(CNN) -- At least two winning candidates in Sunday's elections in Mexico have received threats saying they will be killed if they take office, the government-run Notimex news agency reported Thursday.
Notimex quoted a state leader of Mexico's ruling National Action Party, known by its Spanish acronym PAN.
Agusti Martinez Ganboa, the newly elected president of the Jose Azueta municipality in Veracruz state, was one of the officials who received a death threat, said PAN representative Víctor Salas. In addition, Salas said, an unnamed candidate from another party fired a weapon into the air, which also was perceived as a threat.
Gabriel Lagunes Lagunes, the winning candidate for the presidency of the Soledad de Doblado municipality, also was threatened, Salas said.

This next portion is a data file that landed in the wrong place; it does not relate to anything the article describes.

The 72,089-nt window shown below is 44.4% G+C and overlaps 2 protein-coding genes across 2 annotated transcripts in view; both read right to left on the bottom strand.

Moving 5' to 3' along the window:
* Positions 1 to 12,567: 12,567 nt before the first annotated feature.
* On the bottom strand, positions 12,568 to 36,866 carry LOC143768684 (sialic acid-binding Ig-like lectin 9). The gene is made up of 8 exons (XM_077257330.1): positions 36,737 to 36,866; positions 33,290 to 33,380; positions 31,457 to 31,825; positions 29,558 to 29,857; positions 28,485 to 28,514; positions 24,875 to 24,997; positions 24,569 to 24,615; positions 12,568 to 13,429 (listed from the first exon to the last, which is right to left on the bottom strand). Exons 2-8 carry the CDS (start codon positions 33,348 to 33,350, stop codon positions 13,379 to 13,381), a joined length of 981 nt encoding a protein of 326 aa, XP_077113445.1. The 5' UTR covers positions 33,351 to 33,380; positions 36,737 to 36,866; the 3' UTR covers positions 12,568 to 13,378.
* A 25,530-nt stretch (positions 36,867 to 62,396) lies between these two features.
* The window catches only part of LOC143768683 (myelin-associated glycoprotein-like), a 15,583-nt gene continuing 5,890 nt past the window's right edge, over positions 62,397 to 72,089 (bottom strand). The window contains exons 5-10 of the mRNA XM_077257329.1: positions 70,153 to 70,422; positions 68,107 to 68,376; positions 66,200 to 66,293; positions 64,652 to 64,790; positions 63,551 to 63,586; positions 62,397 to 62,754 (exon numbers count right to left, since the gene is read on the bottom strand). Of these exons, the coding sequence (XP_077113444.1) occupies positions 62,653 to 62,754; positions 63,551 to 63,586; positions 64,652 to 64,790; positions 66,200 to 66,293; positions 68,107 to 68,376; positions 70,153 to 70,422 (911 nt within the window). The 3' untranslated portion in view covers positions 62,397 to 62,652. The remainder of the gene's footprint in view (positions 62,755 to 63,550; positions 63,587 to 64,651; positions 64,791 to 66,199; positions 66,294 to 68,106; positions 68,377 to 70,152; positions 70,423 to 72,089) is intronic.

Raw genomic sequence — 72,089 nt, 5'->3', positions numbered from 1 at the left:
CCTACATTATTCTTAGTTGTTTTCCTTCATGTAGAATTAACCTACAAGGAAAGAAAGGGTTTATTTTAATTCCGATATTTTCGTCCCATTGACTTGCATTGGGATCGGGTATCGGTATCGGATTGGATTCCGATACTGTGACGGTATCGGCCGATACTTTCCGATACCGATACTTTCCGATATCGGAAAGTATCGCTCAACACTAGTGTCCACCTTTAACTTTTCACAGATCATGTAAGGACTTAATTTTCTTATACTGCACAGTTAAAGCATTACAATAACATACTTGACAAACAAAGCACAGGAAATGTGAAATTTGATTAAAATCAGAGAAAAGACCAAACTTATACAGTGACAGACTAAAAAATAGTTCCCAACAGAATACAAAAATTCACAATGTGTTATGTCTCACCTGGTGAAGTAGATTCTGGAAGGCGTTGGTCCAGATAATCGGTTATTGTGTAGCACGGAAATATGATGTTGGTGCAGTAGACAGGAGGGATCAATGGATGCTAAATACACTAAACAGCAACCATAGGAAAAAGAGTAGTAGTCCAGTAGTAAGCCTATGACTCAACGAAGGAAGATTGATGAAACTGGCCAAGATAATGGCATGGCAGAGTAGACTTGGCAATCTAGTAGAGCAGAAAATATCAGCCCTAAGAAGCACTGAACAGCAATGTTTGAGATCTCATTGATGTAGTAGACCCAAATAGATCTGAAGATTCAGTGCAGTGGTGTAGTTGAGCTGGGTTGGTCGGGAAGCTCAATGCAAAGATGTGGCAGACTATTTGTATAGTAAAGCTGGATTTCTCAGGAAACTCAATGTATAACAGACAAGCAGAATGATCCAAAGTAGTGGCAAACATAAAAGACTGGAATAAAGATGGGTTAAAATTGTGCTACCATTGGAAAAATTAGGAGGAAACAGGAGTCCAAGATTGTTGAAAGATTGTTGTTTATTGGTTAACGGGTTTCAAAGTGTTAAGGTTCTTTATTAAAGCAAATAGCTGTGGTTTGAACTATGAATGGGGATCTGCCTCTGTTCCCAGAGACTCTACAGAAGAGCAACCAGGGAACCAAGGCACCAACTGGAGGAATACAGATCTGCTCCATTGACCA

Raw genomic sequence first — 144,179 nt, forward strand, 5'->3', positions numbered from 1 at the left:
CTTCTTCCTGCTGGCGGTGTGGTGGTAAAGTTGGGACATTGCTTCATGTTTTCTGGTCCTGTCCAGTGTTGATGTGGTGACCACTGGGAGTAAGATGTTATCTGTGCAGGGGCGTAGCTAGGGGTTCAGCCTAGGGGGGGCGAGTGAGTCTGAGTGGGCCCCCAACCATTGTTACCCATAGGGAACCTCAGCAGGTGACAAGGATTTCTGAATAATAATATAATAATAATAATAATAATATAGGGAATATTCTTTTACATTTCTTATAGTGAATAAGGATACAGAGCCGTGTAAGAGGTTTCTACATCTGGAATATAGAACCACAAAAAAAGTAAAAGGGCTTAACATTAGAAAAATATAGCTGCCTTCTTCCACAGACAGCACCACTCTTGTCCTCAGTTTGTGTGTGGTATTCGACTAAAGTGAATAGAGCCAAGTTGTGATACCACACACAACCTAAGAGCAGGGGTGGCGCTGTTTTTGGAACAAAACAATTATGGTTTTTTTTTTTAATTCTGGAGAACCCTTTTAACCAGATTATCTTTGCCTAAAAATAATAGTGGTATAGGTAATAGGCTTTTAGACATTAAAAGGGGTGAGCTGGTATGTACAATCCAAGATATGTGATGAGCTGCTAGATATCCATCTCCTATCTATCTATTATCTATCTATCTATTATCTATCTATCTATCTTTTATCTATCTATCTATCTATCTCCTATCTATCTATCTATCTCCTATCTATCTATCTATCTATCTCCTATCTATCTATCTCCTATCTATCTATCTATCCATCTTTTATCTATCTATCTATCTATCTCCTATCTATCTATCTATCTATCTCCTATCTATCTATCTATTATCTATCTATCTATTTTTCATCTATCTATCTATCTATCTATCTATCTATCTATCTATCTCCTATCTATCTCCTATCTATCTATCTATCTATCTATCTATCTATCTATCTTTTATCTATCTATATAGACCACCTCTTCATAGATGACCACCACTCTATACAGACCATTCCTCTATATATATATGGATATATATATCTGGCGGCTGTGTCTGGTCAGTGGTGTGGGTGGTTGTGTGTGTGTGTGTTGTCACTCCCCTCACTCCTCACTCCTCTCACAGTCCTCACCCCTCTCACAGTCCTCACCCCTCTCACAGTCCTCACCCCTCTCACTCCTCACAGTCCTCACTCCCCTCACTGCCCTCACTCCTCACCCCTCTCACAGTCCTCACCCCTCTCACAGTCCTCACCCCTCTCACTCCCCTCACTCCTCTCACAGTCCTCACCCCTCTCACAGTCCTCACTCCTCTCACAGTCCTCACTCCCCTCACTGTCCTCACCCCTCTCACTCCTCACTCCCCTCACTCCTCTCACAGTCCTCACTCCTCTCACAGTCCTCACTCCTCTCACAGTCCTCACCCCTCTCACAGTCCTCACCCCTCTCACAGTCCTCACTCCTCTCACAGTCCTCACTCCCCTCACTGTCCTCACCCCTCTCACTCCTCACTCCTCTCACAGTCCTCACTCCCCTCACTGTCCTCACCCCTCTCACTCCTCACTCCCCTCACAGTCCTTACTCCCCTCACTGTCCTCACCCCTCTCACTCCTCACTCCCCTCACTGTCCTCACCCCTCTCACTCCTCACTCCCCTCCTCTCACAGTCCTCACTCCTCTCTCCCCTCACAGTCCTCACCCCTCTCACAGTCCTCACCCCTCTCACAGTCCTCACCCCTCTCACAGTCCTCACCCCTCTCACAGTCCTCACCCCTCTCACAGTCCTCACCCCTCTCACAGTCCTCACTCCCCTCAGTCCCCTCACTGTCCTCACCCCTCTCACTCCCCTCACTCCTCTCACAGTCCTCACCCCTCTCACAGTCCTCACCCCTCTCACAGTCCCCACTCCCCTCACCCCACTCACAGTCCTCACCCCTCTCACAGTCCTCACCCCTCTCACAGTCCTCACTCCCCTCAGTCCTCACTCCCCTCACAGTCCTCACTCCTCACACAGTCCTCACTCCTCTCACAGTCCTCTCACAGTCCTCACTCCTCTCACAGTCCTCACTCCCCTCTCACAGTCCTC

Municipalities in Mexico are roughly equivalent to the county level in the United States and often contain many towns and cities. Veracruz, on Mexico's Gulf of Mexico coast, has 210 municipalities, third-highest in the nation.
The threats come less than two weeks after unknown gunmen ambushed and killed Rodolfo Torre Cantu, who was at the time the front-running candidate for governor in Tamaulipas state. Torre, a candidate for the opposition Institutional Revolutionary Party, was killed six days before Sunday's election.
Sunday's voting was to elect the governorship of 12 states and numerous state and local offices.